BBC1's Atlantis.

Rachel Cooke trained as a reporter on The Sunday Times. She is now a writer at The Observer. In the 2006 British Press Awards, she was named Interviewer of the Year.

This article first appeared in the 07 October 2013 issue of the New Statesman, The last days of Nelson Mandela

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No, J J Abrams – Star Wars was never “a boy’s thing”

Women love things that are “for boys” because these things are actually “for humans”.

In 1977, millions of people went to cinemas to see Star Wars: A New Hope, and afterwards, a good portion of them were suddenly rendered invisible. It didn’t matter that they rushed to line up for the sequels; it didn’t matter that they were eager to buy and play with the toys; it didn’t matter that they grew up to read the novels and explore the expanded universe and sit through the prequels and introduce their children to something they had loved as a child. They’re a group that overlaps with the invisible force that haunts comic book shops, or plays a lot of video games, or makes up nearly half the audience for superhero films, or, to one New Statesman staffer’s persistent, possibly-only-half joking incredulity, liked Doctor Who long before Russell T Davies got his hands on it. 

With less than three weeks before J J Abrams’s rebooted Star Wars hits screens, the director went on Good Morning America yesterday to talk in vague, broad strokes about his turn with the franchise. But the otherwise-unremarkable interview made headlines because of one segment, when Abrams was asked who he most excited to hear from about the film. He said:

“Star Wars was always about, you was always a boy’s thing, and a movie that dads take their sons to. And though that’s still very much the case, I was really hoping that this could be a movie that mothers can take their daughters to as well. So I’m looking forward to kids seeing this movie and to seeing themselves in it, and seeing that they’re capable of doing what they could never imagine was possible.”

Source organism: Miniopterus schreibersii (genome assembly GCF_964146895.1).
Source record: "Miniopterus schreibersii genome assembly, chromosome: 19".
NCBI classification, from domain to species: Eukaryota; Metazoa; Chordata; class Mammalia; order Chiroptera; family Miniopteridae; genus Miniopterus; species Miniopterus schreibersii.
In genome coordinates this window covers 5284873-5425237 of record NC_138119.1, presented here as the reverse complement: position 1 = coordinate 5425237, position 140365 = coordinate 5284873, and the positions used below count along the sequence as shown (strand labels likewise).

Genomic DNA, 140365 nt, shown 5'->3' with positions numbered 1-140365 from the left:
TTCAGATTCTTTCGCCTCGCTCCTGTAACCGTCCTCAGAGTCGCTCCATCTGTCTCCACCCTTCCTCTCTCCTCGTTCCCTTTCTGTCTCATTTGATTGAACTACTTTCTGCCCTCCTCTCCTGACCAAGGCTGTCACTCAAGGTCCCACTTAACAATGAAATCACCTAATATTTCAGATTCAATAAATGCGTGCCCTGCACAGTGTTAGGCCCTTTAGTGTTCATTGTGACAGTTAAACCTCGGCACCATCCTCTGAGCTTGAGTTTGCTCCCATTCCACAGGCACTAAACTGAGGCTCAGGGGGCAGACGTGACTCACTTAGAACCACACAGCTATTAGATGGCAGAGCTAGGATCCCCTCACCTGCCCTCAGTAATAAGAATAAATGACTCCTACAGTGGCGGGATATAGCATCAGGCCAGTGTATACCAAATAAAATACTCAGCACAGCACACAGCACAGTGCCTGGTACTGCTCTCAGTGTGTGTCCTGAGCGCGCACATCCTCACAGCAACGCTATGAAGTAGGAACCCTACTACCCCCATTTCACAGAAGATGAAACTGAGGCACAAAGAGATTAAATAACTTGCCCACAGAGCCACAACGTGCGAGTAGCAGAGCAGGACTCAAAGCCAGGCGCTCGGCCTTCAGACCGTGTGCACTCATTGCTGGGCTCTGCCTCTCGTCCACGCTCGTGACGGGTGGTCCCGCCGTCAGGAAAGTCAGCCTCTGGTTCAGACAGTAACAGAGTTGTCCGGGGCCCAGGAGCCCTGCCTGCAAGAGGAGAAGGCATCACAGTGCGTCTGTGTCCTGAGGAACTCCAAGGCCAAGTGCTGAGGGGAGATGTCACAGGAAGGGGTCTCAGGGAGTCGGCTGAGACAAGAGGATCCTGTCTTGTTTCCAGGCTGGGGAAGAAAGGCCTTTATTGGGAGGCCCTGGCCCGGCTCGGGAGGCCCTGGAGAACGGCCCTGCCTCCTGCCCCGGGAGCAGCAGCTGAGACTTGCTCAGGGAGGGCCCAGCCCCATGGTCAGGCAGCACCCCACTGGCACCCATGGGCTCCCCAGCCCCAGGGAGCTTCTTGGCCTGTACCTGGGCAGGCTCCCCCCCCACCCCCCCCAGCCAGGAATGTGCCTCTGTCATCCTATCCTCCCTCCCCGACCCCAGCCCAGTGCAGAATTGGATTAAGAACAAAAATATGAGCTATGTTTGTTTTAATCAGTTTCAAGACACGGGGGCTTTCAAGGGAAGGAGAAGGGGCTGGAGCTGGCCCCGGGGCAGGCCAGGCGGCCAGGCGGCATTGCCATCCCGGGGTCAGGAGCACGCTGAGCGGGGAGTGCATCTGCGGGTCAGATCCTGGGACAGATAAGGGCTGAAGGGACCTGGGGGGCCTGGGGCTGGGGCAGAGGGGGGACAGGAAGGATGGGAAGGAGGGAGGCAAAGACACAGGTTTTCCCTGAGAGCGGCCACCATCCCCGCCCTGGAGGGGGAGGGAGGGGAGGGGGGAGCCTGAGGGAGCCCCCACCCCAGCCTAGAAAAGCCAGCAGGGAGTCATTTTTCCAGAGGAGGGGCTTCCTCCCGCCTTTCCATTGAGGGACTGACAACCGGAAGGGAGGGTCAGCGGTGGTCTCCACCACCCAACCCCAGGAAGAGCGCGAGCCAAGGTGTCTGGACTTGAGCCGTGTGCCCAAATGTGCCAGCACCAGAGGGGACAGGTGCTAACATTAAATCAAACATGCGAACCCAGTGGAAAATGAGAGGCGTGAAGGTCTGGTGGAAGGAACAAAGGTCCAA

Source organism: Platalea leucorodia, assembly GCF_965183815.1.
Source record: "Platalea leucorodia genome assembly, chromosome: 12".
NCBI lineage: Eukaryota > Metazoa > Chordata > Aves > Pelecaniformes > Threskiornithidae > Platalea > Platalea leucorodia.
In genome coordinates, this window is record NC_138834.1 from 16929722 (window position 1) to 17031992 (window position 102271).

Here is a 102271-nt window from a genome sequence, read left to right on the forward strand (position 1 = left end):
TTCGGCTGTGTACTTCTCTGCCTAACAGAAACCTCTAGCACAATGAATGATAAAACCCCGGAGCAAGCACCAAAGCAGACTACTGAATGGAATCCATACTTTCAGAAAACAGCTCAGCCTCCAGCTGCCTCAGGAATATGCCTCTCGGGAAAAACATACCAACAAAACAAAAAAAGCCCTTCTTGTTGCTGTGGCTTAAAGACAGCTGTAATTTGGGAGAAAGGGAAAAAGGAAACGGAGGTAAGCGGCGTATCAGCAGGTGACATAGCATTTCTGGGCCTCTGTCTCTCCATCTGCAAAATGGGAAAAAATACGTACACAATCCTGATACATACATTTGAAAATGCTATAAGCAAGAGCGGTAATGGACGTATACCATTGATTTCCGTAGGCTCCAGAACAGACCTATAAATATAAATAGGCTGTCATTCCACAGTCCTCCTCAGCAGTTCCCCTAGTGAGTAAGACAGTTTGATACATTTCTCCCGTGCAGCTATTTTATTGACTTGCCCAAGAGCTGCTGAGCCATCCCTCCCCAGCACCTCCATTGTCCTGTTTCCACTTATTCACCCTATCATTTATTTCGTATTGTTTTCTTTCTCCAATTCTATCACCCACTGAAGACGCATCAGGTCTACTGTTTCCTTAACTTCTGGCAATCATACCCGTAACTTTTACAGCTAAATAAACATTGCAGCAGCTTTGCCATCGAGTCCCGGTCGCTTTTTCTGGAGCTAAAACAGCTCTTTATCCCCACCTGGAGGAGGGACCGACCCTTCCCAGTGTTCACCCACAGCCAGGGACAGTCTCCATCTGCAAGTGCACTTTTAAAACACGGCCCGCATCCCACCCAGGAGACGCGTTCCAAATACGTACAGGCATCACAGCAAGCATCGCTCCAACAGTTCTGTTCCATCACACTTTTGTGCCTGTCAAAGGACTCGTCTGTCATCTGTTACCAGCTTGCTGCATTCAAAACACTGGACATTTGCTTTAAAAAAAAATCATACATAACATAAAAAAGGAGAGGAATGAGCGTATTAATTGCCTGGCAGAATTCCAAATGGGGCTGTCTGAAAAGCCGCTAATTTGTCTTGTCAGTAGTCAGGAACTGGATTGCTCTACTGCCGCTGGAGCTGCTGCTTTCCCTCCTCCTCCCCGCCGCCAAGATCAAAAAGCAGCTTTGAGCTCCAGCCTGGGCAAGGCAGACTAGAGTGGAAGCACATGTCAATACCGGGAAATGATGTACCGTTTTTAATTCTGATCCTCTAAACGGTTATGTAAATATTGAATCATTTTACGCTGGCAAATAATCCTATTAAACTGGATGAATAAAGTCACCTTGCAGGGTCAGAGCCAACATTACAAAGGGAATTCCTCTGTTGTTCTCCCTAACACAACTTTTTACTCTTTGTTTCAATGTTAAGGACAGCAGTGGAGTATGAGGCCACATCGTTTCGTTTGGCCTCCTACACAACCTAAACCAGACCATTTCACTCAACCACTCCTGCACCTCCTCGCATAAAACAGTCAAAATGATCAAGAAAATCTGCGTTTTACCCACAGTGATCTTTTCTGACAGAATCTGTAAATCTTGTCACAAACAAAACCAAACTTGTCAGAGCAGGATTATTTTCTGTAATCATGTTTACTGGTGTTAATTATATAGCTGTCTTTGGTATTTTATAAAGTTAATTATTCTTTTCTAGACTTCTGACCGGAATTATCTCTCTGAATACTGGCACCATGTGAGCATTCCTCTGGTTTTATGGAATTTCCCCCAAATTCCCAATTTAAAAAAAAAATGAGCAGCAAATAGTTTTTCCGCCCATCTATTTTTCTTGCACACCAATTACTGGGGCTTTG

That invisible group of Star Wars fans, who love that well-known “boy’s thing”? Women, who have spent the past four decades loving the franchise just as much as all those fanboys, even if no one else – the fanboys themselves in particular – seemed to take much notice. Abrams’s offhand remark coincided with recent headlines like Bloomberg’s “‘Star Wars’ Toys Aren’t Just For Boys Anymore as Rey Takes Over”, a reference to the female lead of The Force Awakens, portrayed by Daisy Ridley. Across the web, aside from stirrings by the now-mandatory Internet Outrage Machine, the overwhelming response seemed to be one of sad and somewhat resigned frustration, with women sharing memories of falling in love with the series, essentially saying, “We’ve been here this whole time.” My friend Lori Morimoto, in “An Open Letter to J J Abrams”, wrote, “I’d like to tell you the story of a girl who became a Star Wars fan. I hope you can suspend disbelief over my existence long enough to make it to the end.”

Star Wars is a universe populated by complicated gender politics, on and off screen. The three original films fail most facets of the Bechdel test (I laughed out loud here seeing the suggestion that A New Hope deserves a pass because the only two named female characters could have talked offscreen). Princess Leia’s enslavement and escape (and the bikini she wears while doing it) is a cultural touchstone that’s launched a complicated feminist dialogue over the decades. And it is perhaps because of the mostly-male cast in the films – and the long-held assumption that science fiction is a primarily masculine property – that the franchise has long been marketed exclusively to boys, despite the massive and loyal female audience.

But the modern Star Wars empire is helmed a woman, Lucasfilm president Kathleen Kennedy, and when she revealed that two-thirds the story team behind the newest film was female, she also pledged that there would be a woman in the director’s chair before too long. And since one of the leads in The Force Awakens is a woman, her character, along with a black male lead – portrayed by John Boyega – sparked anger from the reactionary white guy corner of the internet in recent months (sorry that the SJWs ruined your movies, guys!). For films that once portrayed a place so alien that only white men were allowed to speak to each other, the widening of representation in this reboot apparently looks to some like a political – or, to them, a politically correct – act.